Why Chipotle's Brian Niccol is the CEO of the year

Chipotle has turned itself around in 2018 under new CEO Brian Niccol.The restaurant chain tapped the ...

Posted: Dec 21, 2018 5:46 PM
Updated: Dec 21, 2018 5:46 PM

Chipotle has turned itself around in 2018 under new CEO Brian Niccol.

The restaurant chain tapped the former head of Taco Bell to be its leader in February, replacing Chipotle founder and chairman Steve Ells.

Chipotle Mexican Grill Inc

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Chipotle (CMG) customers had been hesitant to trust the restaurant after an E. coli outbreak made 60 Chipotle customers in 14 states ill in late 2015 and early 2016. The cause is still unknown.

Chipotle also struggled to contain several norovirus incidents in its restaurants over the past few years.

But since Niccol joined the company, Chipotle's news has been mostly positive. Sales have rebounded. And the stock is up nearly 40% this year, making it one of the top-ten performers in the S&P 500.

"We are changing the cultural narrative around our brand," Niccol said during a call with investors in June, adding that the company can increase sales by "reminding people why they love Chipotle."

Modernizing Chipotle

Niccol has taken steps to modernize Chipotle's ordering process and make the company more competitive with other fast food and fast casual chains that have taken the leap into mobile ordering and payments.

During the company's third-quarter conference call with analysts, the word "digital" was mentioned 41 times. Chipotle has continued to invest heavily in its Smarter Pickup Times initiatives so people don't have to wait in line as long for an order.

Chipotle also began to offer delivery via DoorDash in the second quarter and added delivery services through its own mobile app and website in the third quarter.

That helped boost digital sales by nearly 50% in the third quarter. They now account for more than 10% of Chipotle's total revenue.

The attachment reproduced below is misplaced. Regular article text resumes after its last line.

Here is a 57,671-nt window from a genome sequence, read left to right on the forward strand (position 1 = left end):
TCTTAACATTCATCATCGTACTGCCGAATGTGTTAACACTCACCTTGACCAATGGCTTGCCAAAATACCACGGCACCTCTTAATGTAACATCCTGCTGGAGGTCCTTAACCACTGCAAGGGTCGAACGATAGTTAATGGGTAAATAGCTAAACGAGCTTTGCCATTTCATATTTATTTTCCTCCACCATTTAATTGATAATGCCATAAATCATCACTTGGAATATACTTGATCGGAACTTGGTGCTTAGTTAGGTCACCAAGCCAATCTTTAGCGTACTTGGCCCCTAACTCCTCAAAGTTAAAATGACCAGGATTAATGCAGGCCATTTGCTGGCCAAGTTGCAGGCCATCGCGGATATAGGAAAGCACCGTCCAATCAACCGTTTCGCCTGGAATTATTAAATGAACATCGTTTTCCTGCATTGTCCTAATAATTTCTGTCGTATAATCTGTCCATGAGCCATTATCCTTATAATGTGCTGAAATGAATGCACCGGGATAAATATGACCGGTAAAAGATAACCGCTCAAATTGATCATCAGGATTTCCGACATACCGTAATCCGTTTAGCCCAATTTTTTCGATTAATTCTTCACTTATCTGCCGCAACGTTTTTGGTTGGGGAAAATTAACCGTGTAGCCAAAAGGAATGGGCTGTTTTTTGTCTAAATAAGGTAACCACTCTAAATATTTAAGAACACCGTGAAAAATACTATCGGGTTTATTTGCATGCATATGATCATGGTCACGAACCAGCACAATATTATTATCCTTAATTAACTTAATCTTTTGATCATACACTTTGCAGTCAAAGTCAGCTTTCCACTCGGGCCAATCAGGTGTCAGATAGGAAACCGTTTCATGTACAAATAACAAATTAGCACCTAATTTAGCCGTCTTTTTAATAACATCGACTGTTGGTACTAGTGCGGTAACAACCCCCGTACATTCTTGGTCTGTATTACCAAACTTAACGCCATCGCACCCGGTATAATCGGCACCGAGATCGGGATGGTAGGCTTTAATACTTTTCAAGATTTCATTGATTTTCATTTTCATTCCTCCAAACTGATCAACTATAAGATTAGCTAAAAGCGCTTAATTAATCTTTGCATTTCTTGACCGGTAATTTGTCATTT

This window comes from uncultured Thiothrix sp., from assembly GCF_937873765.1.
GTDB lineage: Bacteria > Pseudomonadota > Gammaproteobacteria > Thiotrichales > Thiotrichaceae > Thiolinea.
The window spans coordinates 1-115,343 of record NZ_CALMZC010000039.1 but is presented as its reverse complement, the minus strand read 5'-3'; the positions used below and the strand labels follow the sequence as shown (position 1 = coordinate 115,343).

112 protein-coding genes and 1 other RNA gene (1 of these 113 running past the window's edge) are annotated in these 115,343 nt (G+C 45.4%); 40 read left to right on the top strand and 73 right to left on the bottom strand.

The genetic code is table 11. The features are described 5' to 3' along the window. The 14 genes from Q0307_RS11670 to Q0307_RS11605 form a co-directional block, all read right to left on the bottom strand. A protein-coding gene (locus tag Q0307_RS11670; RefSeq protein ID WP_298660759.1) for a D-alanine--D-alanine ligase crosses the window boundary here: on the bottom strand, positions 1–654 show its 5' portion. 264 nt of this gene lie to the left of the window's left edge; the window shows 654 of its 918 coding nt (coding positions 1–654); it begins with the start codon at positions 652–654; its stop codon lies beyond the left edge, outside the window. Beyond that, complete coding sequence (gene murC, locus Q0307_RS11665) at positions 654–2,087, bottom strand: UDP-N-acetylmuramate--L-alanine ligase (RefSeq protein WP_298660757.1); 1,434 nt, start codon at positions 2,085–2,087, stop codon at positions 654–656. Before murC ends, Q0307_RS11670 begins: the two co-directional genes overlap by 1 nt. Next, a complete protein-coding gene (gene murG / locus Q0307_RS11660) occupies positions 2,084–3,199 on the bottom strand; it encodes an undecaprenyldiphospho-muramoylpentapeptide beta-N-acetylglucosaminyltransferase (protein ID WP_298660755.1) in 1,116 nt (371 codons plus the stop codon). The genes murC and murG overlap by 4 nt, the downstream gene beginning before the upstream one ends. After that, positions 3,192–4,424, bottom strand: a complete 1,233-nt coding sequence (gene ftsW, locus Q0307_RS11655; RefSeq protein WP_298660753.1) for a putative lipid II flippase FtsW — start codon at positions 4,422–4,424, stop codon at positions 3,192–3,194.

Renewed focus on the food

The reason that Chipotle went from restaurant industry darling to food pariah so quickly was because of concerns about food safety.

Niccol decided to tackle the issue of the company's food quality head on in a new marketing strategy that launched in September.

The ads — dubbed "For Real" — focused on the more than 50 fresh ingredients featured in the items on its menu. It emphasized that "everyone can both recognize and pronounce" Chipotle's ingredients, including avocados, pork and lime juice.

The combination of the new marketing and the increased push to digital has paid off. Chipotle said total sales rose nearly 9% in the third quarter, while sales at restaurants open at least a year were up 4.4%.

Coming in 2019: Mexican chocolate milkshakes and higher prices?

So what's next for the company? New menu items are probably on their way. Tired of the same burrito bowl? Niccol is contemplating changes to the menu to woo back old customers — and attract new ones.

Over the summer, the company started testing new items, such as quesadillas, avocado tostadas, nachos, a new spring salad and a Mexican chocolate milkshake. Some of those new menu offerings could be available nationwide in 2019.

One analyst suggested Chipotle should also raise prices on some of its existing menu items.

Although the company has recently hiked prices, BTIG analyst Peter Saleh noted in a report Wednesday that "despite its premium positioning and higher quality ingredients, Chipotle remains underpriced compared to its traditional fast-casual Mexican peers."

Similar menu items at Chipotle rival Qdoba were priced more than 10% higher, while offerings at Baja Fresh and Moe's Southwest Grill cost 6.7% and 3.1% more respectively, according to a survey conducted by Saleh's team. Salads at popular fast casual newcomers Chopt and sweetgreen were even more expensive, Saleh added.

Don't be surprised if Chipotle looks to take advantage of its comeback in 2019 with some smaller, more frequent price hikes.

Chipotle chief financial officer Jack Hartung hinted at that possibility during October's earnings call, saying that "we're in the early stages of talking to some outside parties about our menu compared to competition" and that "you'll more likely see us take smaller price increases rather than wait two or three years or so and then take a larger one."

And it seems safe to say Niccol would rather see headlines about Chipotle customers complaining about slightly more expensive carnitas and sofritas than getting sick from eating its food.

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